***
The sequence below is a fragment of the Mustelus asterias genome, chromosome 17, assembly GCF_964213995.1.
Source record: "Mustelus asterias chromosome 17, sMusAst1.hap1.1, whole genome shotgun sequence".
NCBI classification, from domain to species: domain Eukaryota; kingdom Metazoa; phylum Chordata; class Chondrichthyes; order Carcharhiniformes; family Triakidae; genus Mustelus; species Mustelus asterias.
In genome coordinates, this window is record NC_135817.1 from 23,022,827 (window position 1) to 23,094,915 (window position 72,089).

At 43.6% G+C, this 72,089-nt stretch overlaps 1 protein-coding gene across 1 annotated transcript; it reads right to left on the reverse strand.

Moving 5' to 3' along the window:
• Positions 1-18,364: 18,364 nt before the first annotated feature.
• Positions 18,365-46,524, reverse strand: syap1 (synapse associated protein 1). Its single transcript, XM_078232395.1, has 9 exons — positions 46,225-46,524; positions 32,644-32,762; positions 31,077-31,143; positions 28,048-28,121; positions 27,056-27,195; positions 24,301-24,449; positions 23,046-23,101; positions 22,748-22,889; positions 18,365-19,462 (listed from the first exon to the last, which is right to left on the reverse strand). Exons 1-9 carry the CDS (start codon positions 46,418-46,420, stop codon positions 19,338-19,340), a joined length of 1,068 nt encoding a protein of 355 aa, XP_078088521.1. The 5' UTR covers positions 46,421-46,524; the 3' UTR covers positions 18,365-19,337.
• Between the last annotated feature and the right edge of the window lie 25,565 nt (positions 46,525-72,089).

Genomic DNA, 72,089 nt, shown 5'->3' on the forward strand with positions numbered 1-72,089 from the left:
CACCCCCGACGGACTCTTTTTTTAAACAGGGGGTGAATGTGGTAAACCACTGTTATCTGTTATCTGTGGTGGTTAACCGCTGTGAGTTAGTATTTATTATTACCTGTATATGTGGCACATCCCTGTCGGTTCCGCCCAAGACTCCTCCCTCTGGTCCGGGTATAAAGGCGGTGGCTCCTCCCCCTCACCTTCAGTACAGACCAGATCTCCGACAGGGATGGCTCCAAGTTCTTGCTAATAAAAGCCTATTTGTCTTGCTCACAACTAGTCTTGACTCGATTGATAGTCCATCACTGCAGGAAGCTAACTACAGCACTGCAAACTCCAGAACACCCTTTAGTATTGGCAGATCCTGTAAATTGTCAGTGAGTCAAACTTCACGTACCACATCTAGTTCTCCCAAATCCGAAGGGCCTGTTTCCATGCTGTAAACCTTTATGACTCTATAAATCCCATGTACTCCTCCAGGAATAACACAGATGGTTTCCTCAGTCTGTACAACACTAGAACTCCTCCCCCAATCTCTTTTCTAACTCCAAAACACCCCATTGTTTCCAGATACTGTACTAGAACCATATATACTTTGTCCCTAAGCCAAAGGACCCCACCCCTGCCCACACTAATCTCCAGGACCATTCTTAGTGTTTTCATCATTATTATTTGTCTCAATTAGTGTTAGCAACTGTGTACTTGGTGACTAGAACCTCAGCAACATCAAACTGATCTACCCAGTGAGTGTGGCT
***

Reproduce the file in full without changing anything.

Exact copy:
The sequence below is a fragment of the Mustelus asterias genome, chromosome 17, assembly GCF_964213995.1.
Source record: "Mustelus asterias chromosome 17, sMusAst1.hap1.1, whole genome shotgun sequence".
NCBI classification, from domain to species: domain Eukaryota; kingdom Metazoa; phylum Chordata; class Chondrichthyes; order Carcharhiniformes; family Triakidae; genus Mustelus; species Mustelus asterias.
In genome coordinates, this window is record NC_135817.1 from 23,022,827 (window position 1) to 23,094,915 (window position 72,089).

At 43.6% G+C, this 72,089-nt stretch overlaps 1 protein-coding gene across 1 annotated transcript; it reads right to left on the reverse strand.

Moving 5' to 3' along the window:
• Positions 1-18,364: 18,364 nt before the first annotated feature.
• Positions 18,365-46,524, reverse strand: syap1 (synapse associated protein 1). Its single transcript, XM_078232395.1, has 9 exons — positions 46,225-46,524; positions 32,644-32,762; positions 31,077-31,143; positions 28,048-28,121; positions 27,056-27,195; positions 24,301-24,449; positions 23,046-23,101; positions 22,748-22,889; positions 18,365-19,462 (listed from the first exon to the last, which is right to left on the reverse strand). Exons 1-9 carry the CDS (start codon positions 46,418-46,420, stop codon positions 19,338-19,340), a joined length of 1,068 nt encoding a protein of 355 aa, XP_078088521.1. The 5' UTR covers positions 46,421-46,524; the 3' UTR covers positions 18,365-19,337.
• Between the last annotated feature and the right edge of the window lie 25,565 nt (positions 46,525-72,089).

Genomic DNA, 72,089 nt, shown 5'->3' on the forward strand with positions numbered 1-72,089 from the left:
CACCCCCGACGGACTCTTTTTTTAAACAGGGGGTGAATGTGGTAAACCACTGTTATCTGTTATCTGTGGTGGTTAACCGCTGTGAGTTAGTATTTATTATTACCTGTATATGTGGCACATCCCTGTCGGTTCCGCCCAAGACTCCTCCCTCTGGTCCGGGTATAAAGGCGGTGGCTCCTCCCCCTCACCTTCAGTACAGACCAGATCTCCGACAGGGATGGCTCCAAGTTCTTGCTAATAAAAGCCTATTTGTCTTGCTCACAACTAGTCTTGACTCGATTGATAGTCCATCACTGCAGGAAGCTAACTACAGCACTGCAAACTCCAGAACACCCTTTAGTATTGGCAGATCCTGTAAATTGTCAGTGAGTCAAACTTCACGTACCACATCTAGTTCTCCCAAATCCGAAGGGCCTGTTTCCATGCTGTAAACCTTTATGACTCTATAAATCCCATGTACTCCTCCAGGAATAACACAGATGGTTTCCTCAGTCTGTACAACACTAGAACTCCTCCCCCAATCTCTTTTCTAACTCCAAAACACCCCATTGTTTCCAGATACTGTACTAGAACCATATATACTTTGTCCCTAAGCCAAAGGACCCCACCCCTGCCCACACTAATCTCCAGGACCATTCTTAGTGTTTTCATCATTATTATTTGTCTCAATTAGTGTTAGCAACTGTGTACTTGGTGACTAGAACCTCAGCAACATCAAACTGATCTACCCAGTGAGTGTGGCT